One year ago today, one of the largest earthquakes in recorded history occurred less than 100 miles off of the north east coast of Japan. About 30-40 minutes later, a series of 7 tsunamis (tidal waves) decimated a large section of the coast, washing over numerous engineered barriers. The waves destroyed homes, factories, bridges, roads, railroads, natural gas pipelines, and government buildings.
On that same coast, the Fukushima Daiichi nuclear station lost all AC power when the grid supplying it was destroyed and all but one of the 12 diesel generators on the site were flooded. The electrical switchgear where emergency power sources could connect to the station was also flooded. Eventually three of the reactors at the site experienced core melting and released gaseous and water soluble radioactive materials. Most of the materials decay to innocuous isotopes within a few months, but two isotopes of cesium, Cs-134 (2.1 years) and Cs-137 (30 years) decay more slowly and will be in the environment for a long time to come. A total of 11 kilograms of cesium were released.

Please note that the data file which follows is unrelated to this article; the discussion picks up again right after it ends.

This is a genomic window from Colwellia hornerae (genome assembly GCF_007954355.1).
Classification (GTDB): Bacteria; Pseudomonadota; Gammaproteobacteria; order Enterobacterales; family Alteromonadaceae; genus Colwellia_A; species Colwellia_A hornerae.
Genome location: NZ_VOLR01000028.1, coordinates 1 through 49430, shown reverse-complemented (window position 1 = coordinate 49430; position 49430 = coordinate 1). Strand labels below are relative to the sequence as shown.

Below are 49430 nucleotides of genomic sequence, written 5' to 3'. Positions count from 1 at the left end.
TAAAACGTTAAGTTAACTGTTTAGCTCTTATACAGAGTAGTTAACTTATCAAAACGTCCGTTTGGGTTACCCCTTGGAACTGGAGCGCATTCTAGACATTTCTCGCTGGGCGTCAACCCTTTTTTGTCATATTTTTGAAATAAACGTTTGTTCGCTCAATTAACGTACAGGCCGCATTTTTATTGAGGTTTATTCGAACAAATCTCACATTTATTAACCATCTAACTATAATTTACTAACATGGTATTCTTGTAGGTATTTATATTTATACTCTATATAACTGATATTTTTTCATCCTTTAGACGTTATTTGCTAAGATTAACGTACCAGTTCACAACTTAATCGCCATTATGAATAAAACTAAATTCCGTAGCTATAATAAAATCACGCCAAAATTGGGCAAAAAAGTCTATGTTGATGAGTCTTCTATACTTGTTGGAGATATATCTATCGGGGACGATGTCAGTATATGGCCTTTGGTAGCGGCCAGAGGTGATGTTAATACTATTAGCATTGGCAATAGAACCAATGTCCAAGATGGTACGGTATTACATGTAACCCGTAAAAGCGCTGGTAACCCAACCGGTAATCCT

On the anniversary, I gathered a group of people who participated in an effort to share accurate information to counter the purposeful scare mongering provided by professional antinuclear organizations and lapped up by a news media that makes most of its money by selling advertising – often to fossil fuel competitors to nuclear energy.
Joining in on the conversation were:
Gwyneth Cravens, author of Power to Save the World: The Truth About Nuclear Energy
Meredith Angwin, publisher of Yes Vermont Yankee
Suzy Hobbs, Director of PopAtomic Studios
Steve Aplin, publisher of Canadian Energy Issues
The show was hosted by Rod Adams, Publisher, Atomic Insights